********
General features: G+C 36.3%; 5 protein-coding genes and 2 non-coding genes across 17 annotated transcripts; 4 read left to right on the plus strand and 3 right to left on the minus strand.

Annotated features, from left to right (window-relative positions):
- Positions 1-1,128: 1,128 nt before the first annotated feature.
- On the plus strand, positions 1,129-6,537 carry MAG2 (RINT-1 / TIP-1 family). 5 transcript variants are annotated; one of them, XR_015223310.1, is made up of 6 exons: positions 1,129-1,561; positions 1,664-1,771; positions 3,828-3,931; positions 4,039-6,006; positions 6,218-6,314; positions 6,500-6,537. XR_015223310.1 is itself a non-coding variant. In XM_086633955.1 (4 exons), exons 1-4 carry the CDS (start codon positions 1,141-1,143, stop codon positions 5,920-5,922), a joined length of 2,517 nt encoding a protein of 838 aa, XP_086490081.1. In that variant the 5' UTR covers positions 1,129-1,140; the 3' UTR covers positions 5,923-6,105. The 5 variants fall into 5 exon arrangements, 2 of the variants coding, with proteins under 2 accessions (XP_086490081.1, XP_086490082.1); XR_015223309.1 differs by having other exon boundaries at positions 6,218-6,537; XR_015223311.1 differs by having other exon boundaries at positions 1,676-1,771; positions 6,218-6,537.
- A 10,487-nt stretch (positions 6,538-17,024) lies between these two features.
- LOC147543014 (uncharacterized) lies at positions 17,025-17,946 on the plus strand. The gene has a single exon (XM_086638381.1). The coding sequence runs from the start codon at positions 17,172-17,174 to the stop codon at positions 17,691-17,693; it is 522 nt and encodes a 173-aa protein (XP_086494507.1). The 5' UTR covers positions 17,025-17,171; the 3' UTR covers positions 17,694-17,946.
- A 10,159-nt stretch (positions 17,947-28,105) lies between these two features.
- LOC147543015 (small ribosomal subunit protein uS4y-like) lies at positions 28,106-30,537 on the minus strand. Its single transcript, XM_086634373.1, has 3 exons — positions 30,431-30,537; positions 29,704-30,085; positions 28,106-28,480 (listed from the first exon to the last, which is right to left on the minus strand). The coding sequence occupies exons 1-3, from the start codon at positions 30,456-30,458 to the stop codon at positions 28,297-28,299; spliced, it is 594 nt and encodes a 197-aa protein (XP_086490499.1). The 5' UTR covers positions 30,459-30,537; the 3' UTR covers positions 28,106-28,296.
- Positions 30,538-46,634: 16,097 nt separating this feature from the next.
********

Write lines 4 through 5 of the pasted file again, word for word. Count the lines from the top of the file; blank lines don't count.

- On the plus strand, positions 1,129-6,537 carry MAG2 (RINT-1 / TIP-1 family). 5 transcript variants are annotated; one of them, XR_015223310.1, is made up of 6 exons: positions 1,129-1,561; positions 1,664-1,771; positions 3,828-3,931; positions 4,039-6,006; positions 6,218-6,314; positions 6,500-6,537. XR_015223310.1 is itself a non-coding variant. In XM_086633955.1 (4 exons), exons 1-4 carry the CDS (start codon positions 1,141-1,143, stop codon positions 5,920-5,922), a joined length of 2,517 nt encoding a protein of 838 aa, XP_086490081.1. In that variant the 5' UTR covers positions 1,129-1,140; the 3' UTR covers positions 5,923-6,105. The 5 variants fall into 5 exon arrangements, 2 of the variants coding, with proteins under 2 accessions (XP_086490081.1, XP_086490082.1); XR_015223309.1 differs by having other exon boundaries at positions 6,218-6,537; XR_015223311.1 differs by having other exon boundaries at positions 1,676-1,771; positions 6,218-6,537.
- A 10,487-nt stretch (positions 6,538-17,024) lies between these two features.